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Wednesday, January 23, 2013

Staying the Course

“And anyone who does not carry his cross and follow me cannot be my disciple”
(Luke 14:27).

There is a great distinction between being an admirer of Jesus Christ and being His disciple. An admirer wants to experience the glitter without making a lasting commitment. A disciple is a pupil who has counted the cost and placed himself completely under the guidance of the Master—whose love for Him is greater than for anyone or anything else, and who resolves to give and also give up whatever is necessary. This is radical discipleship.

Jesus’ words in Luke are not addressed to His disciples. Each disciple has already counted the cost, and made a decision to surrender. His question is directed to those who offer quickly to serve, and then fade away like a shooting star. It is to this marginal person Jesus says, “If you can’t do what it takes, you can’t be my disciple.”

To witness the enthusiasm of a new believer is exciting, but often such enthusiasm does not weigh the cost involved. “I will follow you anywhere,” someone quickly offers Jesus (Luke 9:57). This man is a new believer, and is fired up to go. He opens his mouth to speak without thinking of what his offer entails. In the very next verse Jesus carefully handles the man’s zeal without offending him by telling him that his future is uncertain. They are wanderers, and there is nowhere to rest at night. There are very few comforts following Him.

Jesus searches the group and His eyes rest on another man. “Follow me,” he says (Luke 9:59). The man asks Jesus to first let him first bury his father Jesus tells this man there is no hope for salvation for someone who is already dead, and that his obligations at home are nothing compared to the call upon his life (Luke 9:60). Jesus has looked upon this man’s heart and seen great potential. Time is of the essence, and he must be about the Father’s work.

The first man who offered to go with Jesus had a shallow faith that would not stand up under pressure. Jesus knew this, but the second man is different. Jesus sees his heart, and knows he can be used to bring life to those who are spiritually dead.

A third man quickly offers to go with Jesus, but asks the Lord to first let him go and tell his family farewell. “Any person who starts doing something and then keeps looking back is not fit for the kingdom of God,” Jesus warns (Luke 9:62).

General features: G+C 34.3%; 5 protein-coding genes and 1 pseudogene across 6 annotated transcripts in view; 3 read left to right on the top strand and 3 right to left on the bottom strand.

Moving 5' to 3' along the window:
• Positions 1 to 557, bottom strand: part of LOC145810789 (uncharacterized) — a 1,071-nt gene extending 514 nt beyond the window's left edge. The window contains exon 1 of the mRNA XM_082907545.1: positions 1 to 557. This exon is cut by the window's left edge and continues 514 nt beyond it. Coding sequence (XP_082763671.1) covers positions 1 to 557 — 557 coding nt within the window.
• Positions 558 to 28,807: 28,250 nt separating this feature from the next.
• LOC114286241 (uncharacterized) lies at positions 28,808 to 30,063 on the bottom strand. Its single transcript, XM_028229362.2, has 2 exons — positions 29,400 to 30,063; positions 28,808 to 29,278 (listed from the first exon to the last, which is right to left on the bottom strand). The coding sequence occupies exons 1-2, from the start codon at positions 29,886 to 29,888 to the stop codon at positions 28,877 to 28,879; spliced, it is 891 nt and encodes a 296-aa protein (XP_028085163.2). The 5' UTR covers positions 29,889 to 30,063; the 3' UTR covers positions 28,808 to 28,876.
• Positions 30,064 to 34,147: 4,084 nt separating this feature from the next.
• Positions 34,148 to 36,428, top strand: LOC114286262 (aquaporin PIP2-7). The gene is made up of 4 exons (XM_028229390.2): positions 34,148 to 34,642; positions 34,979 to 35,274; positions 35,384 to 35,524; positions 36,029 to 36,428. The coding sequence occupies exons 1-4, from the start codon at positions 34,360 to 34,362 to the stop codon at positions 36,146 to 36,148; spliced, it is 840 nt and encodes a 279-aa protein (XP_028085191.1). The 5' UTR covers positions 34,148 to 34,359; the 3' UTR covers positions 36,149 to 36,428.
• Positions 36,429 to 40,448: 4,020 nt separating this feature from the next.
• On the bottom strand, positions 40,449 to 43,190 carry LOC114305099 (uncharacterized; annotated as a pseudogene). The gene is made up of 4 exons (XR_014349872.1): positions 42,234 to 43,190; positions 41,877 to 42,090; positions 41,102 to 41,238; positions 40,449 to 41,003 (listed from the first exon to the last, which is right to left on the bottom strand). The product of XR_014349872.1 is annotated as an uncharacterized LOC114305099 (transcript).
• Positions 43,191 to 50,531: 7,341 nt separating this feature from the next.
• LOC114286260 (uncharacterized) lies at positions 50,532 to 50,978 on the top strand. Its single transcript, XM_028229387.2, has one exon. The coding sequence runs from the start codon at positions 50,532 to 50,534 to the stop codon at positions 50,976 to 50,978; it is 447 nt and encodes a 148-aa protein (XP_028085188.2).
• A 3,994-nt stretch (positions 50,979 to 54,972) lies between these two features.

God delivered Lot’s family before the destruction of Sodom and Gomorrah, and was warned for them not to look back. Longing for what she had left behind, Lot’s wife glanced back for one moment, and was turned into stone. When you follow Jesus old worldly friends are left behind, and will not understand what has happened in your life. When God calls, you should not ask others whether it is right or not. The call is not theirs. It is yours.

God cannot use people who allow personal desires to deter them, but he does use people with a commitment and a vision like Abraham. He stepped out in faith, followed God on a journey of a lifetime, and never looked back at Ur. He never built a permanent house again, but lived in tents, and moved when God told him. Abraham looked for the everlasting city of God.

The third man, just as the first one, is not fit for the journey. I find it interesting that the second man, unlike the first and third, did not offer to follow Jesus. He was asked. He had not spoken a desire to follow, but Jesus instinctively knew if he would make the sacrifice. He knew he could ask for a radical commitment, and knew that it would be given.

Jesus asks us, just as he did the second man, to leave self behind, take up His cross, and follow Him. These requirements don’t attract a large number of followers, but for those who follow and stay the course, the result of such a decision is guaranteed. “For whosoever will save his life shall lose it: and whosoever will lose his life for my sake shall find it” (Matthew 16:25).

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